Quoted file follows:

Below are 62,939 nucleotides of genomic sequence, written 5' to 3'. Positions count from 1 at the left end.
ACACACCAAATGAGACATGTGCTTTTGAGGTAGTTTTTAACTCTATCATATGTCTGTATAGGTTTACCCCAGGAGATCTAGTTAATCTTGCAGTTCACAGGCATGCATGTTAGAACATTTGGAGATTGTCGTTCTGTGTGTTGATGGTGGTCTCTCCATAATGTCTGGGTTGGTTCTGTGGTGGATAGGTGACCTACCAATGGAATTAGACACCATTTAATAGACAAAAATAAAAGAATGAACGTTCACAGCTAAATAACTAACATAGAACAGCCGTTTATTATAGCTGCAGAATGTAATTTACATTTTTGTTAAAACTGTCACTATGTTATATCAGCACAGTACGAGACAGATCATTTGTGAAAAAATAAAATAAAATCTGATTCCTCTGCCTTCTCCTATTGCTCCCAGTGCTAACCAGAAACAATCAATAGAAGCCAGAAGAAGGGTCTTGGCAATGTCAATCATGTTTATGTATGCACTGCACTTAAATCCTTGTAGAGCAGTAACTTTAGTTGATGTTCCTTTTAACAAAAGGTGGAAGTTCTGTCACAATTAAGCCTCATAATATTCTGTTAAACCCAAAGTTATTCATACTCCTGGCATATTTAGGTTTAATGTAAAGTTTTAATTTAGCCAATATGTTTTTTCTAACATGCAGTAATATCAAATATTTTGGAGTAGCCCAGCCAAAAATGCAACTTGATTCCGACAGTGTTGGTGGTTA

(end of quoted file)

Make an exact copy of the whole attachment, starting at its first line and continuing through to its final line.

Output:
Below are 62,939 nucleotides of genomic sequence, written 5' to 3'. Positions count from 1 at the left end.
ACACACCAAATGAGACATGTGCTTTTGAGGTAGTTTTTAACTCTATCATATGTCTGTATAGGTTTACCCCAGGAGATCTAGTTAATCTTGCAGTTCACAGGCATGCATGTTAGAACATTTGGAGATTGTCGTTCTGTGTGTTGATGGTGGTCTCTCCATAATGTCTGGGTTGGTTCTGTGGTGGATAGGTGACCTACCAATGGAATTAGACACCATTTAATAGACAAAAATAAAAGAATGAACGTTCACAGCTAAATAACTAACATAGAACAGCCGTTTATTATAGCTGCAGAATGTAATTTACATTTTTGTTAAAACTGTCACTATGTTATATCAGCACAGTACGAGACAGATCATTTGTGAAAAAATAAAATAAAATCTGATTCCTCTGCCTTCTCCTATTGCTCCCAGTGCTAACCAGAAACAATCAATAGAAGCCAGAAGAAGGGTCTTGGCAATGTCAATCATGTTTATGTATGCACTGCACTTAAATCCTTGTAGAGCAGTAACTTTAGTTGATGTTCCTTTTAACAAAAGGTGGAAGTTCTGTCACAATTAAGCCTCATAATATTCTGTTAAACCCAAAGTTATTCATACTCCTGGCATATTTAGGTTTAATGTAAAGTTTTAATTTAGCCAATATGTTTTTTCTAACATGCAGTAATATCAAATATTTTGGAGTAGCCCAGCCAAAAATGCAACTTGATTCCGACAGTGTTGGTGGTTA